Debate continues over Riverside redevelopment project

People in East Austin are calling a proposed project on East Riverside Drive and South Pleasant Valley Road gentrification, but the land owner, who wants to re-develop the property, said it's going to create affordable housing there. 

Several people showed up to protest the project at Tuesday’s Planning Commission meeting, but, in the end, the commission voted to recommend zoning changes required for the redevelopment to City Council.

East Riverside Drive is one of many Austin neighborhoods experiencing considerable growth. “If you look at what has happened, change has already occurred in this area and change is going to continue to occur,” said Michael Whellan, an attorney with Armbrust & Brown who represents the land owner.  

The proposed 97-acre project would grow the area even more, replacing five apartment complexes with a mixed use development.“The structures that are there were not built to last. They were built in the 90's, late 90's, and they're stick built, and they were student purpose built,” Whellan said.  

The land owner instead wants to build 4,709 multi-family units, 600 hotel rooms, office space, commercial space, 20 acres of parkland and affordable housing. 

“Currently there are no units that are income restricted at the site and what we are proposing, and it depends on the amount of height that we get, is 400-550 affordable units at 60% mean-family income at the site,” said Whellan. 
“There is no way the new housing will be affordable. It's going to be market rate. They are offering some affordable housing, but we currently have 1,300 units that are all affordable,” said Susana Almanza, president of the Montopolis Neighborhood Planning Contact Team.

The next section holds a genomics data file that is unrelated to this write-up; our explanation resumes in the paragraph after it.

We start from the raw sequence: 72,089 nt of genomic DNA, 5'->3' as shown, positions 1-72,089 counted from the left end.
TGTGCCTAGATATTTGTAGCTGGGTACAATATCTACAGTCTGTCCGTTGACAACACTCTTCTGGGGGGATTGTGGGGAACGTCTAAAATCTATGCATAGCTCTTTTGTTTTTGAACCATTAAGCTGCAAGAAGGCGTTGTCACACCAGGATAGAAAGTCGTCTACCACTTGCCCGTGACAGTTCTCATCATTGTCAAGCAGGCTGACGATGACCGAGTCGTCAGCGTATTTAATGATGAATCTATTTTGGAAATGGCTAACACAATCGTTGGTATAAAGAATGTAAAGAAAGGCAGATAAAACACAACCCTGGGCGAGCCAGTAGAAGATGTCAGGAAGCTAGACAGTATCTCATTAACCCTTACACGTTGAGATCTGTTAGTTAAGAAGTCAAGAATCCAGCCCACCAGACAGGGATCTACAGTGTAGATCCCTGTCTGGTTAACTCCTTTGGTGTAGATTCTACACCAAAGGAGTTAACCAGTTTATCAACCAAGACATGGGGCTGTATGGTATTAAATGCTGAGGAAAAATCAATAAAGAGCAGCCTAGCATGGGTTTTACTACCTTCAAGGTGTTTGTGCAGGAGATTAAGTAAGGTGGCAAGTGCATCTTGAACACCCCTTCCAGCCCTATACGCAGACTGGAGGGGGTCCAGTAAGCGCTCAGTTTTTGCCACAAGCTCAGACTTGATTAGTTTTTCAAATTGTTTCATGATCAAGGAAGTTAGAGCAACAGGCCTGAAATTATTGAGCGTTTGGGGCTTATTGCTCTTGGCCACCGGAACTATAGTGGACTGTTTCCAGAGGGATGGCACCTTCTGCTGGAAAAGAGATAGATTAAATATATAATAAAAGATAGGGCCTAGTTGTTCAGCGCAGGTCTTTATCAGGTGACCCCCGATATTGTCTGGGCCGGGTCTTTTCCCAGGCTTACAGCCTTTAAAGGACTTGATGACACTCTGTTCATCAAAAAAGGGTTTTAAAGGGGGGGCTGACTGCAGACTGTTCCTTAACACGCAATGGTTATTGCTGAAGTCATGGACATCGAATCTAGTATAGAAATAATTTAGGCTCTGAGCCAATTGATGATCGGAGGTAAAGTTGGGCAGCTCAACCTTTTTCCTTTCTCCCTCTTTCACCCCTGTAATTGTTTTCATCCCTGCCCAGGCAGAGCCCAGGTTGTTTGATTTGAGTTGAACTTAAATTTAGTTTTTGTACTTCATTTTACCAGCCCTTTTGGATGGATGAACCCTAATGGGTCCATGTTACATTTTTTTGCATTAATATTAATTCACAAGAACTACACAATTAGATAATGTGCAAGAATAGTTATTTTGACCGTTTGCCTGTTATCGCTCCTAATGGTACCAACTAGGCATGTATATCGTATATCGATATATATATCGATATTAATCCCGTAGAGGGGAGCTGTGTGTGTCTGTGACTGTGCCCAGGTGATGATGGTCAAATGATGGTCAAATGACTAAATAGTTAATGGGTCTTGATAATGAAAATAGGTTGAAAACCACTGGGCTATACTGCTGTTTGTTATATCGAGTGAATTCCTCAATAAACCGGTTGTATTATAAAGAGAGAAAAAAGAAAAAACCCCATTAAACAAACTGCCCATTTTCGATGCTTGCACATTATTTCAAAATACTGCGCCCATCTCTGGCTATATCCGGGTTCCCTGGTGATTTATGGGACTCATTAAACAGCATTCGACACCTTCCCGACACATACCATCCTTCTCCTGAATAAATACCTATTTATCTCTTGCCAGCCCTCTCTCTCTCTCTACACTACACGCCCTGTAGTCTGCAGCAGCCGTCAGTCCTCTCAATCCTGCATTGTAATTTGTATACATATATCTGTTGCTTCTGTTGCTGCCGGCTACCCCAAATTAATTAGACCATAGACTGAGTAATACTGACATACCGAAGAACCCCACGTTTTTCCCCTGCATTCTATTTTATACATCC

Many people in East Austin fear if zoning changes allow the land owner to build a 160-foot-high, or 10-story, building it will increase traffic along with the population. “We're very much concerned about the density, because we're talking about 1,300 units going away, 6,000 more units,” Almanza said. 

“If we develop it further out of the city, then we are condemning ourselves to sprawl and even more traffic,” said Whellan. The land owner said anyone who loses an apartment because of the re-development will not be left out on the street. 

“We will then do above and beyond by helping with relocation, moving expenses and relocating people, anybody and everybody that's there,” Whellan said.    

The project will take between 10-20 years to construct once it is approved by the city, but if City Council denies the zoning change to the height agreement in that area, the planned affordable housing units will also be taken off the table. 

“The true debate is about getting and capturing as much affordable housing as possible that is income restricted. That's the key. The housing that is currently there is not income restricted and there is nothing that prevents the owners from either raising rents or redeveloping the property from what currently exists,” said Whellan. 

City Council will make the final decision. They plan to discuss the zoning change in August.